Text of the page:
This is not a complete list of side effects and others may occur. Call your doctor for medical advice about side effects. You may report side effects to FDA at 1-800-FDA-1088.
See also: Dulera side effects (in more detail)
What other drugs will affect Dulera?
Many drugs can interact with Dulera. Not all possible interactions are listed here. Tell your doctor about all your medications and any you start or stop using during treatment with Dulera, especially:
an antibiotic--clarithromycin, telithromycin;
antifungal medication--itraconazole, ketoconazole, posaconazole, voriconazole;
diet pills, cold medicine, or a stimulant medication (such as Adderall or Ritalin);
heart or blood pressure medication--atenolol, carvedilol, labetalol, metoprolol, nadolol, nebivolol, nicardipine, propranolol, quinidine, sotalol, and others; or
hepatitis C medications--boceprevir, telaprevir;
HIV/AIDS medication--atazanavir, delavirdine, fosamprenavir, indinavir, nelfinavir, ritonavir, saquinavir;
an MAO inhibitor--isocarboxazid, linezolid, phenelzine, rasagiline, selegiline, tranylcypromine.
This list is not complete and many other drugs can interact with Dulera. This includes prescription and over-the-counter medicines, vitamins, and herbal products. Give a list of all your medicines to any healthcare provider who treats you.
More Dulera resources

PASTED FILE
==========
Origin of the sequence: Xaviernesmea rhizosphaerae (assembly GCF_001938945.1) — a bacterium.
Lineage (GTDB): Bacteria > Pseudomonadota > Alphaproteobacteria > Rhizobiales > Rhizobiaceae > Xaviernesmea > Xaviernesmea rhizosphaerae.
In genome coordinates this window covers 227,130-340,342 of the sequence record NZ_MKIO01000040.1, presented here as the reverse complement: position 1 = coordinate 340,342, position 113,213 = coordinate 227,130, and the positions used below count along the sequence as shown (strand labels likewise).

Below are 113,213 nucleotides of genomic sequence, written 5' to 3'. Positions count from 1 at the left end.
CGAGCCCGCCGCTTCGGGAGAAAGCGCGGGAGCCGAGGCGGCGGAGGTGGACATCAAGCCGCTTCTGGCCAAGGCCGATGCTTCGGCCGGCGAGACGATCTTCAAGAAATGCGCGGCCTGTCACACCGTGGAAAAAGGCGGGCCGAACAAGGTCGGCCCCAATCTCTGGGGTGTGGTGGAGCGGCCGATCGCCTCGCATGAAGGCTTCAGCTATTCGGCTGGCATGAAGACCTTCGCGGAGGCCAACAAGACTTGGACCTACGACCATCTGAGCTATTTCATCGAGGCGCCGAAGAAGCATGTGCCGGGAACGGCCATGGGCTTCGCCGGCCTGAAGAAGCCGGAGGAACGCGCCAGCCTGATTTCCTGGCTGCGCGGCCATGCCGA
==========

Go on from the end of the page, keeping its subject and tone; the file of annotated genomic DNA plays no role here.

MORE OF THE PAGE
Where can I get more information?
- Your pharmacist can provide more information about Dulera.
- Remember, keep this and all other medicines out of the reach of children, never share your medicines with others, and use Dulera only for the indication prescribed.
- Disclaimer: Every effort has been made to ensure that the information provided by Cerner Multum, Inc. ('Multum') is accurate, up-to-date, and complete, but no guarantee is made to that effect. Drug information contained herein may be time sensitive. Multum information has been compiled for use by healthcare practitioners and consumers in the United States and therefore Multum does not warrant that uses outside of the United States are appropriate, unless specifically indicated otherwise. Multum's drug information does not endorse drugs, diagnose patients or recommend therapy. Multum's drug information is an informational resource designed to assist licensed healthcare practitioners in caring for their patients and/or to serve consumers viewing this service as a supplement to, and not a substitute for, the expertise, skill, knowledge and judgment of healthcare practitioners. The absence of a warning for a given drug or drug combination in no way should be construed to indicate that the drug or drug combination is safe, effective or appropriate for any given patient. Multum does not assume any responsibility for any aspect of healthcare administered with the aid of information Multum provides. The information contained herein is not intended to cover all possible uses, directions, precautions, warnings, drug interactions, allergic reactions, or adverse effects. If you have questions about the drugs you are taking, check with your doctor, nurse or pharmacist.
Copyright 1996-2013 Cerner Multum, Inc. Version: 5.01. Revision Date: 2013-03-27, 1:38:34 PM.